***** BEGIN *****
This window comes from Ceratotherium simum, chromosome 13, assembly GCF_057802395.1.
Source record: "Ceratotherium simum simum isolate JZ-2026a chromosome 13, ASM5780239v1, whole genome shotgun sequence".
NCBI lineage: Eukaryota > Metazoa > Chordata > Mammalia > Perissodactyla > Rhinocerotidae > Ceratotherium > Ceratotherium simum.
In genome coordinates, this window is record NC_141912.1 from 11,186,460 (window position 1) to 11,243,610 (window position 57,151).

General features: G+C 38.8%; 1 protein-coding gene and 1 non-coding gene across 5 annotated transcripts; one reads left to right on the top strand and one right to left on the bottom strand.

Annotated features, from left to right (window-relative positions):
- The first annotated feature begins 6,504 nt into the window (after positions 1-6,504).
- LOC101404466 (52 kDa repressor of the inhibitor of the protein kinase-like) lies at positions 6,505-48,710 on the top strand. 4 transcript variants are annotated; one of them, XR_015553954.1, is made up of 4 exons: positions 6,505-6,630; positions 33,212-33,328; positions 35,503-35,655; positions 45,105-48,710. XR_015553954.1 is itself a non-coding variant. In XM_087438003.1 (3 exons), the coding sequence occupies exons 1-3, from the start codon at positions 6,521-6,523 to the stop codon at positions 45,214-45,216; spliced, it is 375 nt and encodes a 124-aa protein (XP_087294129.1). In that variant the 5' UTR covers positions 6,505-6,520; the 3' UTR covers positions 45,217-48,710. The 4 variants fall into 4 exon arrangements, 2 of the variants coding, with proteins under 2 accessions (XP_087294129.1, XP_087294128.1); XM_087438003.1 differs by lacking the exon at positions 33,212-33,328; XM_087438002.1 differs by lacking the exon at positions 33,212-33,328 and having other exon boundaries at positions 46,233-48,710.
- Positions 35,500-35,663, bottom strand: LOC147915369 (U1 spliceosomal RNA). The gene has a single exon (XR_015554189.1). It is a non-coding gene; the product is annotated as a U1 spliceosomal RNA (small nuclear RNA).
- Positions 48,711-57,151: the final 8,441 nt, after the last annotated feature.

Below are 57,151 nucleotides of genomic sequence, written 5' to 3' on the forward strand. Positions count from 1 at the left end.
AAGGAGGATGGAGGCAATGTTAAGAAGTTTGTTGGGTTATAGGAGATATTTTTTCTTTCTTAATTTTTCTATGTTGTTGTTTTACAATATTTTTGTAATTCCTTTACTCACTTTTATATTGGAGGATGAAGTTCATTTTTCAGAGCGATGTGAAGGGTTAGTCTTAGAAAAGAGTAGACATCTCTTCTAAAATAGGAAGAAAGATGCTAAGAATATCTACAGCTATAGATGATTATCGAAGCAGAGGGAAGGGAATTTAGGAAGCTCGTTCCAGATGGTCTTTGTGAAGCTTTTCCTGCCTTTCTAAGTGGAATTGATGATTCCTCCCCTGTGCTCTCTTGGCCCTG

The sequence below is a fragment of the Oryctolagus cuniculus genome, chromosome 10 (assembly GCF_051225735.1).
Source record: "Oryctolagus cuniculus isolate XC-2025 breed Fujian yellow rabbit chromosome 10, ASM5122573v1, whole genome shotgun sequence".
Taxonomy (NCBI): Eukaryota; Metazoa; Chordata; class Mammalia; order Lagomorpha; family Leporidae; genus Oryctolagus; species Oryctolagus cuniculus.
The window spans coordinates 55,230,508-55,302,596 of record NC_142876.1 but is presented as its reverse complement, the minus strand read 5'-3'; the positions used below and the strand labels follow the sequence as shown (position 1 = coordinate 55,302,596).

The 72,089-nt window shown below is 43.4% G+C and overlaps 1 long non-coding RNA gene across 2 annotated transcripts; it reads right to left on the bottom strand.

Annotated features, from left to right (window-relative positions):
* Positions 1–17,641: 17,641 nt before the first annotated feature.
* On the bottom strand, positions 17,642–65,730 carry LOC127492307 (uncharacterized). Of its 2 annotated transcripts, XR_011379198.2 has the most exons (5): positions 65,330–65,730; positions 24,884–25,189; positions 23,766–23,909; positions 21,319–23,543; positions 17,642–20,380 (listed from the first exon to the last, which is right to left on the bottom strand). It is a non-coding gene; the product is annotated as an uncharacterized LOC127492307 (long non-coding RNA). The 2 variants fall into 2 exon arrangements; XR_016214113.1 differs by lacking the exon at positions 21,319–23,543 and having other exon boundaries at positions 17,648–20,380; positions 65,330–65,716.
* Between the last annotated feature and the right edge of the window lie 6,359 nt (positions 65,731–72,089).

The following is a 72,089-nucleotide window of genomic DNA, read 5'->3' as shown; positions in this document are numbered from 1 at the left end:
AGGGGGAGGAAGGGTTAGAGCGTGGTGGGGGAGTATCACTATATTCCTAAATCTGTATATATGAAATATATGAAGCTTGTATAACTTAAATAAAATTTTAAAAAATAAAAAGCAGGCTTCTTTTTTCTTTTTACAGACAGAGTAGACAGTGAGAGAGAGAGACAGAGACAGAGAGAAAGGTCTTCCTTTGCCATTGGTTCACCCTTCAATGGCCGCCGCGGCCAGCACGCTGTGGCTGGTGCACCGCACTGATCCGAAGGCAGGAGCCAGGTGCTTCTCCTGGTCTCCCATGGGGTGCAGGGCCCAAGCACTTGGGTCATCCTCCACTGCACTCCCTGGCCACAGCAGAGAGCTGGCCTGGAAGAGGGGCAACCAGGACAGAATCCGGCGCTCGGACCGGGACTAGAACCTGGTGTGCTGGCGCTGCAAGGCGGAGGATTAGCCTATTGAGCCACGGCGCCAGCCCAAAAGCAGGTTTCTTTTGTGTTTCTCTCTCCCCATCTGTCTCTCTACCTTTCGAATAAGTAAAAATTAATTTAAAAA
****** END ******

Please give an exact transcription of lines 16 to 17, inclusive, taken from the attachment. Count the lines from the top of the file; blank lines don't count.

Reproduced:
The window spans coordinates 55,230,508-55,302,596 of record NC_142876.1 but is presented as its reverse complement, the minus strand read 5'-3'; the positions used below and the strand labels follow the sequence as shown (position 1 = coordinate 55,302,596).

The 72,089-nt window shown below is 43.4% G+C and overlaps 1 long non-coding RNA gene across 2 annotated transcripts; it reads right to left on the bottom strand.